Eventually I found myself on the right trail and heading in the right direction (with the abuse of a woman I had cut up mid U-turn ringing in my ears). The weather was stunning and under a bright blue sky, with my garmin heading up over 30°C I meandered through the fields and woodland paths mostly off road. When the trail is clearly marked it really is a very nice way to make your way through the countryside (though note that it is far from direct. If you want to get to Nice quickly there are far quicker ways, but that is not the point of the GR network). The route takes you through the countryside along back roads, fire roads and in a few cases singletrack footpaths and tends to skirt the edge of a village every 10km or so so that you can quickly divert to a shop or bar for a refuel should you need to (which if you remember it’s a walking path would be every 2-3 hours or so). Toward the end of the day I found myself riding past the Westmalle Abbey and at about 7 decided enough was enough and stopped for the day. Having just made the closing time of the local shop I found a bar and had a few of the famous local beers and watched the sunset over the Abbey. As the light ran out I re-found the trail and rode through a wood in search of a likely looking spot to make my bed. I eventually came across a small picnic area backing on to a farmhouse and stables and decided to call that home. Sweltering in my bivi bag having finished off my rather unsatisfactory rehydrated “hotpot” – read bad smash with brown bits pretending to be “meat” – I drifted off to sleep to the lullaby of the nearby motorway.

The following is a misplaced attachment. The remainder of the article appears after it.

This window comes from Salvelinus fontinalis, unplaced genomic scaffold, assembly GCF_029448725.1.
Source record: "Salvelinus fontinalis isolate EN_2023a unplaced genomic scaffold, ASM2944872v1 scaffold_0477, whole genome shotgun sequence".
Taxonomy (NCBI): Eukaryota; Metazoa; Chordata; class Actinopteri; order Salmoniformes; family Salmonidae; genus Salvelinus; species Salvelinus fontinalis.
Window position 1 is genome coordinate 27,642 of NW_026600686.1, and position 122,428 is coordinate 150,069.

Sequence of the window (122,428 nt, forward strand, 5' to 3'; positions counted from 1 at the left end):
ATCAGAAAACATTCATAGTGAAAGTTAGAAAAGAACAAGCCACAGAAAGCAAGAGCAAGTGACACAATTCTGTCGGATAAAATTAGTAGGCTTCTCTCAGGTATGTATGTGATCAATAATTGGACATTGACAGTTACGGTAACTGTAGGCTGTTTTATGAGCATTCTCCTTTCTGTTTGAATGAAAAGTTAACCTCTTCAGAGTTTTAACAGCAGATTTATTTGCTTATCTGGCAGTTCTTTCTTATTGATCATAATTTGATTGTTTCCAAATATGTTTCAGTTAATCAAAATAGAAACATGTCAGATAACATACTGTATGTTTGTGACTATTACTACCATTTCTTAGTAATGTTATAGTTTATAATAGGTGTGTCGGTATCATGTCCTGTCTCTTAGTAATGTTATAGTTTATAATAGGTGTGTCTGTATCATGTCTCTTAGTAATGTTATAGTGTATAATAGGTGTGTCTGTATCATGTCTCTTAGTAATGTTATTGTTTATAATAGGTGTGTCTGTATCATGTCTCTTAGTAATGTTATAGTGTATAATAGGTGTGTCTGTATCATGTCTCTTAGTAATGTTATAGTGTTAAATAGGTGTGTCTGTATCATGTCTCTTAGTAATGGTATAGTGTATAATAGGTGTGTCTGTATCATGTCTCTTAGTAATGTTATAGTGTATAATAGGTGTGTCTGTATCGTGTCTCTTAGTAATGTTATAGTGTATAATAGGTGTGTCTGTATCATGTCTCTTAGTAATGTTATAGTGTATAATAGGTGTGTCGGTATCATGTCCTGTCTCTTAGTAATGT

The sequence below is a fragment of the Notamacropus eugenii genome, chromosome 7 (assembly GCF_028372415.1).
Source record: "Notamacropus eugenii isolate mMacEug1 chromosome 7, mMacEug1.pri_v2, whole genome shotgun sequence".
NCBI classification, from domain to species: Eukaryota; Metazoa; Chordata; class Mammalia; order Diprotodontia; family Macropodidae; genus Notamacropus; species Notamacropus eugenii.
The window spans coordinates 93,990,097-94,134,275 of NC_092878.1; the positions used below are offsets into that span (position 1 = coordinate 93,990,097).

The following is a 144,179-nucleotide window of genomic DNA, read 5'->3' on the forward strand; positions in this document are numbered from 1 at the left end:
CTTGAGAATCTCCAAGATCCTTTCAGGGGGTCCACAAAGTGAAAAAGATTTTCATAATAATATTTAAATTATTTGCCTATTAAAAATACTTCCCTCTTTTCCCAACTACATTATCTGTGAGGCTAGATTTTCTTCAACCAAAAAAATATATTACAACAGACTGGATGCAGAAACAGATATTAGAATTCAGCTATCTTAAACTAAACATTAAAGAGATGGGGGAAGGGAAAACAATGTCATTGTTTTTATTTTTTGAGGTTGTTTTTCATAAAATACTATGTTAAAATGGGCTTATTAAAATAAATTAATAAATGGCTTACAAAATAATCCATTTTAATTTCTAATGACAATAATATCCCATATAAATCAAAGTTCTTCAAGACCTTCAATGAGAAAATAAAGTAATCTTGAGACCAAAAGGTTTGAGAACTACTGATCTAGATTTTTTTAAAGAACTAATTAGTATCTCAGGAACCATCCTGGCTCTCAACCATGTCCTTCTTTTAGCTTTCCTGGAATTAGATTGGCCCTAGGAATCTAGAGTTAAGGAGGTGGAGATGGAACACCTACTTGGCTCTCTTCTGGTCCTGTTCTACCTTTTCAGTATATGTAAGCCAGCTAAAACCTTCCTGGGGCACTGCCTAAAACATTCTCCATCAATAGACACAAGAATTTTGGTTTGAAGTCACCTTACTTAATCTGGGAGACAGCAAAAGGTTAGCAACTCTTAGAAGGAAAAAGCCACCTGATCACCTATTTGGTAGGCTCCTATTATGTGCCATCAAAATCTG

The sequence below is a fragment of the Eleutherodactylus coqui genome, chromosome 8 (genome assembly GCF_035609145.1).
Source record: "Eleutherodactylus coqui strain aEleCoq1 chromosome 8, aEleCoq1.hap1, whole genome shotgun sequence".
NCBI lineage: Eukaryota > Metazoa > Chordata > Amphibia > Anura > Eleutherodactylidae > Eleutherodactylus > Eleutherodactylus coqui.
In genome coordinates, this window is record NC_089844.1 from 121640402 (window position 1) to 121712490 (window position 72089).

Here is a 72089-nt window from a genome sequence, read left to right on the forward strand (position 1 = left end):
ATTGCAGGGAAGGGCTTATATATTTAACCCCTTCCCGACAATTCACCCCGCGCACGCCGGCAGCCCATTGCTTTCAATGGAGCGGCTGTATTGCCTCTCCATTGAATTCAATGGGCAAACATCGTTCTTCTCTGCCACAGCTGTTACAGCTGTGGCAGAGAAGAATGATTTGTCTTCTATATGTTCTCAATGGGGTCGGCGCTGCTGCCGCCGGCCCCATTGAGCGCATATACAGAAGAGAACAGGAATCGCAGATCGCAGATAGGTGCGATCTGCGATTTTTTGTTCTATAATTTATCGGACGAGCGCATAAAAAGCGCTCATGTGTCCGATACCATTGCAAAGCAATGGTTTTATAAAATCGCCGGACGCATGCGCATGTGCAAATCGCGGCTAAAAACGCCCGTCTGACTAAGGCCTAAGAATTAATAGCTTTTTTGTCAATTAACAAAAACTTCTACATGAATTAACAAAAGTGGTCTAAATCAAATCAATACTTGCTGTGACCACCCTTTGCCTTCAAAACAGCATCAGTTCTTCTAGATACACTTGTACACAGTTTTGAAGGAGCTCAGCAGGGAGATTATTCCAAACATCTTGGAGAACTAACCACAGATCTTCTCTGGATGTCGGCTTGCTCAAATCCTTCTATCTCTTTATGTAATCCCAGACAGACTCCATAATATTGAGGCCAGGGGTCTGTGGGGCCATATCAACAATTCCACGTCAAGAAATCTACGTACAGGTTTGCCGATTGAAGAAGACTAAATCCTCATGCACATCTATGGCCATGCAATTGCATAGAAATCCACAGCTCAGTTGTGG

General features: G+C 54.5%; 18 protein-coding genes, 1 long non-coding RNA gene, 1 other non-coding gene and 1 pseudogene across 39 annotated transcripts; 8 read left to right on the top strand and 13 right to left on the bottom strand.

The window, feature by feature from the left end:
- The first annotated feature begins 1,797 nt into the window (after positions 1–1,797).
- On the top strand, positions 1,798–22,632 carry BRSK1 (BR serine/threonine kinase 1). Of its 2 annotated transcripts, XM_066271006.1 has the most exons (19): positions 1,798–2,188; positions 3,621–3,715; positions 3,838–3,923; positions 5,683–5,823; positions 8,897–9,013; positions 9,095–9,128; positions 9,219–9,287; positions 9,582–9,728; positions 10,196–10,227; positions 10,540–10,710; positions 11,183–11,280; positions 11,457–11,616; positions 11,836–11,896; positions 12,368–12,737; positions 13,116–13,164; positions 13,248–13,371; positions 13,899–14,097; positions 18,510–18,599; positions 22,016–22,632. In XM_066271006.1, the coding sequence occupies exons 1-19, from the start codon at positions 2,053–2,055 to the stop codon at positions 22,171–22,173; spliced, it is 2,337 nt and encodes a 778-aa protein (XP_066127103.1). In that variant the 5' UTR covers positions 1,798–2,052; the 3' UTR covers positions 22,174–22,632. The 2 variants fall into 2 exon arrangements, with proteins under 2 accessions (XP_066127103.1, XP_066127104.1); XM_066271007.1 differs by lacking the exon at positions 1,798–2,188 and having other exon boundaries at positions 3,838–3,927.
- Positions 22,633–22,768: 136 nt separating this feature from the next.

Sleeping so close to civilisation meant that I had to be up and away early the next morning. The trail started winding through fields in the early morning light and was really rather pretty, but eventually spent 20 odd kilometers ploughing through small towns and villages which weren’t so fun. However after an hour or so it opened out again and the trail wandered off road through woodlands and marshlands and a few hours before lunch even began to undulate. I stopped for lunch by the Abij van Averbode and found a bakery/charcuterie with fresh bread, local pate some wonderful cakes and cold drinks. Getting going after that was a slight challenge I will admit but the trail stayed off road and interesting which made it easier. There were even some hills I had to stand up to descend! A first for me on a loaded bike and I have to say I was surprised how well the bike behaved on technical (‘technical”) descents. Though it obviously doesn’t leap out of corners with a snarl like an XC race bike, it is certainly not like riding a tank either.